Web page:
The New Old Normal

So this isn’t a huge deal, but it’s big to me. Today, I cracked open the 3-inch binder that holds the manuscript of my first-ever novel and went back to work at my first round of rewrites. It’s the first time that’s happened since March 7. Not that I’m keeping track or anything.

I stopped working on it because the real world suddenly became too real, and there seemed to be no more room for my lovely world of make-believe. March 7 is right around the time I heard about hospitals in Italy triaging people out of health care if they were older than 65 or had other conditions, like diabetes or COPD. And that quite literally scare the wits out of me.

Three days later, the first COVID-19 case was found in Michigan. Six days after that, my workplace closed its office. A week after that, the state of Michigan entered its Stay Home, Stay Safe order. The entire world knows how that’s playing out.

Throughout all that time, I’ve been doing variably well at managing my anxiety. I’ll straight-up tell you I have a generalized anxiety disorder, which in basic terms means that if there’s something to worry about, I will — and if there’s nothing to worry about, I’ll make something up. And when there’s a pandemic going on, well. Imagine the world’s greatest glutton at the earth’s biggest buffet, where the buffet is serving up thinks to be anxious about and the glutton is me.

At my worst, I had a panic attack on the way to the grocery store where I honestly didn’t know for a moment if this all was real or not. Honestly. I did not know if the world was shutting down and people all over were sequestering into their homes, and my wife and I were only daring to go out to get food at 3 a.m. wearing makeshift masks and rubber gloves. DID NOT KNOW IF IT WAS REAL or if I was dreaming. If you haven’t had an experience like that where you couldn’t distinguish reality from surreality, I’m not quite sure how to describe how unsettling and — well, frankly — terrifying it is. Thankfully, it lasted less than 10 minutes, and I wasn’t the one driving.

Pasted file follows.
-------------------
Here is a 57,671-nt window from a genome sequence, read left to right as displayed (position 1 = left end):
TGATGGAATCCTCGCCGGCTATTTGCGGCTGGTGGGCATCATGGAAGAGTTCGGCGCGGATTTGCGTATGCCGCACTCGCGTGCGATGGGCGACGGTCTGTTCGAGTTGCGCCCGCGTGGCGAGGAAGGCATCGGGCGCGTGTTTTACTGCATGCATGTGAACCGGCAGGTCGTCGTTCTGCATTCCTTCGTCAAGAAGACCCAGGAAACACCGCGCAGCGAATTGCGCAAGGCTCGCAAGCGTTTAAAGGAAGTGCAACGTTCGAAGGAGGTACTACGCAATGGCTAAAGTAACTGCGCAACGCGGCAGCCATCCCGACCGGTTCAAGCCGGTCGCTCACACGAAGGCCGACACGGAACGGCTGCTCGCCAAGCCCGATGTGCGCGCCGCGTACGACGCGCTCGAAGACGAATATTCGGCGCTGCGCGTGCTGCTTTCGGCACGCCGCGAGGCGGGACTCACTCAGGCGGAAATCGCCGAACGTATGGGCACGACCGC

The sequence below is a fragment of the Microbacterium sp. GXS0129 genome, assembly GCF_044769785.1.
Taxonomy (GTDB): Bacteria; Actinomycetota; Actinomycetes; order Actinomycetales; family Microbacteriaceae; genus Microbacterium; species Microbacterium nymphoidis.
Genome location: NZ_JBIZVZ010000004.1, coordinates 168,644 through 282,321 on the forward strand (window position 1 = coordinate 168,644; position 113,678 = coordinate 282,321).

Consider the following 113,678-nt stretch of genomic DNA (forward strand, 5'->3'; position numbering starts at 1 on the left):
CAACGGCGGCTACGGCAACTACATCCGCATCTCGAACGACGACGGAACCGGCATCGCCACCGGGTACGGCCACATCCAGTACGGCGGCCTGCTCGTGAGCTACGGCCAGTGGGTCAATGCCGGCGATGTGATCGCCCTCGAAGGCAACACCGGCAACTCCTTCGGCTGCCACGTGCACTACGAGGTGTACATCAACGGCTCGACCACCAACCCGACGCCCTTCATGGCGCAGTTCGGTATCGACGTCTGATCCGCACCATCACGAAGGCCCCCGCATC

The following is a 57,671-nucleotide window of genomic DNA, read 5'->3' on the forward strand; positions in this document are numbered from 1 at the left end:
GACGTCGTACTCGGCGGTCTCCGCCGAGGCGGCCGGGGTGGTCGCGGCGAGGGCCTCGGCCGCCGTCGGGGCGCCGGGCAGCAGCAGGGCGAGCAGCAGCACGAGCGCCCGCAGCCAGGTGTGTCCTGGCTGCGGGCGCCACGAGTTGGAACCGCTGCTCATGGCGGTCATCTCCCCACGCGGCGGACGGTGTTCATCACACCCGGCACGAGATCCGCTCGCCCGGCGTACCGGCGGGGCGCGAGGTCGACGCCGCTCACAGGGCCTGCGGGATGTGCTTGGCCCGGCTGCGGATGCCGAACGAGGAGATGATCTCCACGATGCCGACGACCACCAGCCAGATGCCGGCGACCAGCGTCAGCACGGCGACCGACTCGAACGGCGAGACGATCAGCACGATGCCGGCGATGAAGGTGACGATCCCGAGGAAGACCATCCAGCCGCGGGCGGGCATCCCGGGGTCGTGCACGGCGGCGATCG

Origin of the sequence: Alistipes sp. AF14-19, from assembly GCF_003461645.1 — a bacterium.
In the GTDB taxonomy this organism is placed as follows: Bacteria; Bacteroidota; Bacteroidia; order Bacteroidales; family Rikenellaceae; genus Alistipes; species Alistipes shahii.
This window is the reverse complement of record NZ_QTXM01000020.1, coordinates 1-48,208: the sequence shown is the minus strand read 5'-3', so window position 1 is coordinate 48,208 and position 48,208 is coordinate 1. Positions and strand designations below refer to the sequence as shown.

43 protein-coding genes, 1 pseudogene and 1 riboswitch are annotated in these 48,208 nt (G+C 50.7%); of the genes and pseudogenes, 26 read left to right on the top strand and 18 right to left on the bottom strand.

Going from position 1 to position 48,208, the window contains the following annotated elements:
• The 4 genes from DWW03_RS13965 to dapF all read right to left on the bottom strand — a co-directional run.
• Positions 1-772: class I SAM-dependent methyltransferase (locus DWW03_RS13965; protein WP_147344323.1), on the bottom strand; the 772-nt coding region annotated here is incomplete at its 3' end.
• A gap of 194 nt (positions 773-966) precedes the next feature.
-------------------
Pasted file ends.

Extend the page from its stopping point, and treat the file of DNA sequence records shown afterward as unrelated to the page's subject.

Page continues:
Then came the month or so of being unable to sleep at night, save for a few hours here and there. Thank god for melatonin. Not ashamed to say I went through a period of frequent crying, which was mostly anticipatory grief. Passover was, honestly, awful. Not that I wasn’t grateful to be able to share it with my wife, it was just that the gulf between the way I was actually feeling (afraid and anxious) and the way Passover is “supposed” to be (joyful, liberating) was so vast.

But lately, my keel has been getting more even. The past week or so, I’ve even been writing. And today, I thought it was time to dip a toe back into the world I had built. Interestingly, this pandemic has pointed out some changes I need to make. My novel is set in Amsterdam in the mid-1600s, and a part of it involves a plague epidemic. Boy howdy, do I understand that better now than I did when I first wrote those chapters. I need to go back and add more to it to humanize it and make it more compelling.

I admit to being a bit rusty today — I didn’t even get through a full chapter. I was really susceptible to distraction and procrastinating. But I did it. And that was one step to getting back to my new old normal. And that’s a milestone for me.

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